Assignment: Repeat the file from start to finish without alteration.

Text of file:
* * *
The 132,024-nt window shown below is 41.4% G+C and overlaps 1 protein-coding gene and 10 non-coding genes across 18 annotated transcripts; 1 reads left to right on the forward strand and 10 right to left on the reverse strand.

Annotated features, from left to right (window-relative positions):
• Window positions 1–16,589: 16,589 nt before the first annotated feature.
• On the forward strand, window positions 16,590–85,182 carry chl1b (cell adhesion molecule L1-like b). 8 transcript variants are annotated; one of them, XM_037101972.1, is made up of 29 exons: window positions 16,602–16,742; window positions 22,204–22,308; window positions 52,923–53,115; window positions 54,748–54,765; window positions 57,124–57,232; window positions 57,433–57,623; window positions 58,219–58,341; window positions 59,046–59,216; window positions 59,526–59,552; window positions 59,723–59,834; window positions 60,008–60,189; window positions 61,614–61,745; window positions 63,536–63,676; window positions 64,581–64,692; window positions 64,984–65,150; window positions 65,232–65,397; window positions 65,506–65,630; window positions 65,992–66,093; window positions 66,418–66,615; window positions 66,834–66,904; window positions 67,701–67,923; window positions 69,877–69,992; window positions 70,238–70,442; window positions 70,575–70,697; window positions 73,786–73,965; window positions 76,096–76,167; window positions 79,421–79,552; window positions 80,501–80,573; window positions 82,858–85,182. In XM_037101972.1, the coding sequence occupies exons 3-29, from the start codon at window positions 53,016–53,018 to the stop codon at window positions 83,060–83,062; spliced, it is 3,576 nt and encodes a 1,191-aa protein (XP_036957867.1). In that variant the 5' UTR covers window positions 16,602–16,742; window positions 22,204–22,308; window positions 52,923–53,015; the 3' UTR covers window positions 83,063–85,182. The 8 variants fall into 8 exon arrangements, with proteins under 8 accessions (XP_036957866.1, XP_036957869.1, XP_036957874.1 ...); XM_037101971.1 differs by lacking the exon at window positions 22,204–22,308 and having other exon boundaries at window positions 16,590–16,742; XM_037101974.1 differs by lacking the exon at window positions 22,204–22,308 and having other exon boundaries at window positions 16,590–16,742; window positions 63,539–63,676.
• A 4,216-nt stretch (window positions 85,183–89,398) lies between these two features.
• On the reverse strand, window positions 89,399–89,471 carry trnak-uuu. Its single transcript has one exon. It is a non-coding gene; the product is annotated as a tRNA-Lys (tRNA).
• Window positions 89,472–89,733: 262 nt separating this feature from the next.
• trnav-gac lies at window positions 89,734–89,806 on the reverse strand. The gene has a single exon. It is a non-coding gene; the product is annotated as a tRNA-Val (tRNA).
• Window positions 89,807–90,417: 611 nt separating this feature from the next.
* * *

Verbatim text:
The 132,024-nt window shown below is 41.4% G+C and overlaps 1 protein-coding gene and 10 non-coding genes across 18 annotated transcripts; 1 reads left to right on the forward strand and 10 right to left on the reverse strand.

Annotated features, from left to right (window-relative positions):
• Window positions 1–16,589: 16,589 nt before the first annotated feature.
• On the forward strand, window positions 16,590–85,182 carry chl1b (cell adhesion molecule L1-like b). 8 transcript variants are annotated; one of them, XM_037101972.1, is made up of 29 exons: window positions 16,602–16,742; window positions 22,204–22,308; window positions 52,923–53,115; window positions 54,748–54,765; window positions 57,124–57,232; window positions 57,433–57,623; window positions 58,219–58,341; window positions 59,046–59,216; window positions 59,526–59,552; window positions 59,723–59,834; window positions 60,008–60,189; window positions 61,614–61,745; window positions 63,536–63,676; window positions 64,581–64,692; window positions 64,984–65,150; window positions 65,232–65,397; window positions 65,506–65,630; window positions 65,992–66,093; window positions 66,418–66,615; window positions 66,834–66,904; window positions 67,701–67,923; window positions 69,877–69,992; window positions 70,238–70,442; window positions 70,575–70,697; window positions 73,786–73,965; window positions 76,096–76,167; window positions 79,421–79,552; window positions 80,501–80,573; window positions 82,858–85,182. In XM_037101972.1, the coding sequence occupies exons 3-29, from the start codon at window positions 53,016–53,018 to the stop codon at window positions 83,060–83,062; spliced, it is 3,576 nt and encodes a 1,191-aa protein (XP_036957867.1). In that variant the 5' UTR covers window positions 16,602–16,742; window positions 22,204–22,308; window positions 52,923–53,015; the 3' UTR covers window positions 83,063–85,182. The 8 variants fall into 8 exon arrangements, with proteins under 8 accessions (XP_036957866.1, XP_036957869.1, XP_036957874.1 ...); XM_037101971.1 differs by lacking the exon at window positions 22,204–22,308 and having other exon boundaries at window positions 16,590–16,742; XM_037101974.1 differs by lacking the exon at window positions 22,204–22,308 and having other exon boundaries at window positions 16,590–16,742; window positions 63,539–63,676.
• A 4,216-nt stretch (window positions 85,183–89,398) lies between these two features.
• On the reverse strand, window positions 89,399–89,471 carry trnak-uuu. Its single transcript has one exon. It is a non-coding gene; the product is annotated as a tRNA-Lys (tRNA).
• Window positions 89,472–89,733: 262 nt separating this feature from the next.
• trnav-gac lies at window positions 89,734–89,806 on the reverse strand. The gene has a single exon. It is a non-coding gene; the product is annotated as a tRNA-Val (tRNA).
• Window positions 89,807–90,417: 611 nt separating this feature from the next.